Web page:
• calcium tablets or other calcium supplements,
• ciclosporin, tacrolimus or other medicines to depress the immune system after organ transplantation, to treat autoimmune diseases, or severe rheumatic or dermatological diseases,
• tetracosactide (to treat Crohn's disease).
Ask your doctor or pharmacist for advice before taking any medicine.
This medicine is not recommended during pregnancy. When a pregnancy is planned or confirmed, the switch to an alternative treatment should be initiated as soon as possible.
Please tell your doctor if you are pregnant or wish to become pregnant.
The active ingredient is excreted in milk. Breastfeeding is not advisable if you are taking this medicine.
This medicine can cause side effects such as dizziness or tiredness due to lowering of the blood pressure (see section 4). These side effects are more likely to occur after initiation of the treatment and after dose increases. If this occurs, you should refrain from driving and other activities requiring alertness. However, under good control, these side effects are unlikely to occur.
This medicine contains lactose monohydrate. If you have been told by your doctor that you have an intolerance to some sugars, contact your doctor before taking this medicinal product.
One tablet each day, preferably in the morning. The tablets can be taken with or without food. They should be swallowed whole with water. Do not crush or chew them.
Treatment for high blood pressure is usually life-long.
If you have taken too many tablets, contact your doctor or pharmacist immediately.
A very large dose of Natrilix SR could cause nausea (feeling sick), vomiting, low blood pressure, cramps, dizziness, drowsiness, confusion and changes in the amount of urine produced by the kidneys.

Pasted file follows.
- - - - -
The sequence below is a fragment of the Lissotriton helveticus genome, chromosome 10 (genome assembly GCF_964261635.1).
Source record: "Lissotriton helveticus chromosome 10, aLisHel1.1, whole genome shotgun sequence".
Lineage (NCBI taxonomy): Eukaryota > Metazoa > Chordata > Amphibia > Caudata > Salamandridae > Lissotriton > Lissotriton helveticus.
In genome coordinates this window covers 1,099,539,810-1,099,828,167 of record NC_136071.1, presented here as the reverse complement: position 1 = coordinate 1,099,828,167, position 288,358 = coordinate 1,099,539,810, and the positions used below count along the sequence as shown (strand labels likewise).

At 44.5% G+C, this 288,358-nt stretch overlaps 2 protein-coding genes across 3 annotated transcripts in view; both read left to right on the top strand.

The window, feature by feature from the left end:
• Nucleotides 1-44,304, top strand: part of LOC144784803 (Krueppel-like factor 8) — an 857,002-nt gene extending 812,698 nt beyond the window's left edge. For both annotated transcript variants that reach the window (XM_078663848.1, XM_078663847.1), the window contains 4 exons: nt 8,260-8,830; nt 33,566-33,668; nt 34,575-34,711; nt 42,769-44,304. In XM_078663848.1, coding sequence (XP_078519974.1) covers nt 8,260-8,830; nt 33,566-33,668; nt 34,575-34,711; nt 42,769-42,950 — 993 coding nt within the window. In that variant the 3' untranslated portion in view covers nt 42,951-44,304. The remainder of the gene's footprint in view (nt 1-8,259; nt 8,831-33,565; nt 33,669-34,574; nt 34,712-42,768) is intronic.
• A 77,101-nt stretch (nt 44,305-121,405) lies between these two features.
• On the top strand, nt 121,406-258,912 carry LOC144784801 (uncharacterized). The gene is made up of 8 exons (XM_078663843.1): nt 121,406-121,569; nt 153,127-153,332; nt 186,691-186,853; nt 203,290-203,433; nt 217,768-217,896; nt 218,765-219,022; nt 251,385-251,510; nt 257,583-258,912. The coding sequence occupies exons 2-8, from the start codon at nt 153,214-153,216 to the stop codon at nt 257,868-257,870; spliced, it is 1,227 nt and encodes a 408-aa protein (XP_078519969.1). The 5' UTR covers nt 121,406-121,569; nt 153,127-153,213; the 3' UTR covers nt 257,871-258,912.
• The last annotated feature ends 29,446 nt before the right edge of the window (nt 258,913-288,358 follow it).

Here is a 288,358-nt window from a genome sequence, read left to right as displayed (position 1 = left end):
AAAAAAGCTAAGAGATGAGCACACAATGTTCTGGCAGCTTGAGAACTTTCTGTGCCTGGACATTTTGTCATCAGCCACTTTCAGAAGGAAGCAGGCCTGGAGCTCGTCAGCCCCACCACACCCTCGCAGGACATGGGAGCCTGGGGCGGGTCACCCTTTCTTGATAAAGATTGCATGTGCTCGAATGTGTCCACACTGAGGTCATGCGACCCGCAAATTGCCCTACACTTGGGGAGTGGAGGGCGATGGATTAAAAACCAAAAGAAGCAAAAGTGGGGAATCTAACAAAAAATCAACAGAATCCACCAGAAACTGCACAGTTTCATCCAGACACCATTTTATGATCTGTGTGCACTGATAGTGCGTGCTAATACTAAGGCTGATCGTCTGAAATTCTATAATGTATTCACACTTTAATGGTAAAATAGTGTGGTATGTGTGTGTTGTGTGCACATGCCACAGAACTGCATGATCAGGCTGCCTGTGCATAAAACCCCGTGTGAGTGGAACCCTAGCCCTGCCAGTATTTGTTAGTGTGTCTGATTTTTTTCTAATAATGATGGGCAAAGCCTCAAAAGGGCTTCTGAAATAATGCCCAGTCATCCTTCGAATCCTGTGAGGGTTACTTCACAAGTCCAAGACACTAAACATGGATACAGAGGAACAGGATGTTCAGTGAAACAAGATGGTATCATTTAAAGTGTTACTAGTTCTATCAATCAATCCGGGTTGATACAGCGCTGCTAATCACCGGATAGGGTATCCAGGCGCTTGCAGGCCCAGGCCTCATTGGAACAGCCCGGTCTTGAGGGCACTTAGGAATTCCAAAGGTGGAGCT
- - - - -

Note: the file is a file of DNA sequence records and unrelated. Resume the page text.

If you forget to take a dose of your medicine, take the next dose at the usual time. Do not take a double dose to make up for the forgotten dose.
As the treatment for high blood pressure is usually life-long, you should discuss with your doctor before stopping this medicinal product.
If you have any further questions on the use of this product, ask your doctor or pharmacist.
Like all medicines, Natrilix SR can cause side effects, although not everybody gets them.
• Common (less than 1 patient in 10 but more than 1 in 100):
low potassium in the blood, which may cause muscle weakness.
• Uncommon (less than 1 patient in 100 but more than 1 in 1000): vomiting, allergic reactions, mainly dermatological, such as skin rashes, purpura (red pinpoints on skin) in subjects with a predisposition to allergic and asthmatic reactions.
• Rare (less than 1 patient in 1000 but more than 1 in 10,000):
- Feeling of tiredness, dizziness, headache, pins and needles (paresthesia);
- Nausea (feeling sick), constipation, dry mouth;
- Increased risk of dehydration in the elderly and in patients suffering from heart failure.
• Very rare (less than 1 patient in 10,000):
- Heart rhythm irregularities (causing palpitations, feeling of the heart pounding), low blood pressure;
- Kidney disease (causing symptoms of tiredness, increased need to urinate, itchy skin, feeling sick, swollen extremities);
- Pancreatitis (inflammation of the pancreas which causes upper abdominal pain), abnormal liver function (with symptoms such as tiredness, loss of appetite, feeling or being sick, swollen extremities, yellow skin). In cases of liver failure, there is a possibility of getting hepatic encephalopathy (liver problems which affect the brain and central nervous system);